Oh Tim !!!!!! So stunning..... such great photos !!!!! More ! Encore !!!!! You have really outdone yourself -Looking really good over there. Pewter Leaf Cyclomen looks other wordly beautiful. Celosia Stacata is crazy fabulous....All totally gorgeous

    1. User avater
      Tim_Zone_Denial_Vojt 11/01/2016

      Thanks so much. A lot of these plants really outdid themselves. Don't you feel like that is the magic of gardening!? You do a little something right and sometimes you don't know what it is, and poof! this you get this beautiful reward!

  23. wGardens 10/31/2016

    Wonderful photos, Tim. Always great to see what is growing in your garden.

    1. User avater
      Tim_Zone_Denial_Vojt 11/01/2016

      Thanks! I enjoy seeing what's growing in my garden, too! :)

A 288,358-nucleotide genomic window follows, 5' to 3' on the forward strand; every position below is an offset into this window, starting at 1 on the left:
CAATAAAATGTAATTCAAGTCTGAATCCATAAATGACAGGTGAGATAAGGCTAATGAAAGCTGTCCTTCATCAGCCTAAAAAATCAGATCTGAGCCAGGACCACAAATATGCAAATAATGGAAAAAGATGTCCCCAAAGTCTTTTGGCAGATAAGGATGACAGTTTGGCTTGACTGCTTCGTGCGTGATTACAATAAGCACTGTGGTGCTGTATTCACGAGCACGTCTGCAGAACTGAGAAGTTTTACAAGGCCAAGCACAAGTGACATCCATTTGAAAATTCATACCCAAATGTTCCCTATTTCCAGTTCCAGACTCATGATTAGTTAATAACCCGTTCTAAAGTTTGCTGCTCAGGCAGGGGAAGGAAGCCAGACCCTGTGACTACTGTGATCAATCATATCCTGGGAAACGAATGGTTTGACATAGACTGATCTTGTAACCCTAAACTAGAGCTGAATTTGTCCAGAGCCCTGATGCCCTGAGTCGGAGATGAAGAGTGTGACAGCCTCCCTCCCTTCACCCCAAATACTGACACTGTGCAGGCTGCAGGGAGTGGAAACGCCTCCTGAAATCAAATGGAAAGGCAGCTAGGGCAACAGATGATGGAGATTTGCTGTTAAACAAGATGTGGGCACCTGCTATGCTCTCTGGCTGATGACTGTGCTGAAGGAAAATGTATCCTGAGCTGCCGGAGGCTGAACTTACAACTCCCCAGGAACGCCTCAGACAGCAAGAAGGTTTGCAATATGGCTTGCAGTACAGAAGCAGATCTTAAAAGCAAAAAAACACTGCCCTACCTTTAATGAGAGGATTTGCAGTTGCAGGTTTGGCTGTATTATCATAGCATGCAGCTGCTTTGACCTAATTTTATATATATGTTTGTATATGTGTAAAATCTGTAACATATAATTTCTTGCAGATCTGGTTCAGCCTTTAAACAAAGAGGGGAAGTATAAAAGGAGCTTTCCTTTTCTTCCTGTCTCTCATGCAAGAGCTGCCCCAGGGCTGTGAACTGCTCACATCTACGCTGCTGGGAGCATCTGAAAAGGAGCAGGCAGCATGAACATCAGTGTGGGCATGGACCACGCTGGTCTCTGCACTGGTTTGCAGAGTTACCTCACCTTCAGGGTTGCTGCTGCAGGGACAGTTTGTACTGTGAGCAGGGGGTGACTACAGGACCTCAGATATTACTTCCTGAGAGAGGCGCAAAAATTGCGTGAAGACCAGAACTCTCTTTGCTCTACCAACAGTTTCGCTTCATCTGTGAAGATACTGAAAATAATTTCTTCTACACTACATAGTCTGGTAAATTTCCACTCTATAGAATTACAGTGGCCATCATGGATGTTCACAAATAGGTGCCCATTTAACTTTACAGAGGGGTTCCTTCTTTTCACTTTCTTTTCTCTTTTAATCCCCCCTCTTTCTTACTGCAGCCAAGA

24. user-7007498 11/01/2016

    Tim-sorry to be late to comment, but a rough day at work. I have spent the last hour reviewing each photo, and researching some of the awesome plants you have that I have not tried. Spectacular is too mild a word.

    Great plants. My favorite photo is actually the one with Adiantum venustum. I have become increasing infatuated with Adiantums in the garden. Their delicate appearance pares so we with so many plants, and the green is such a light shade it contrasts so many other "green plant leaves". Yours looks so fabulous with the Heuchera and Hosta behind.

    I am wowed by the Marrubian rotundifolium. Looks a lot like Stachys, but smaller and with a much better leaf. How does it hold up in the summer heat and humidity? I really want to add this.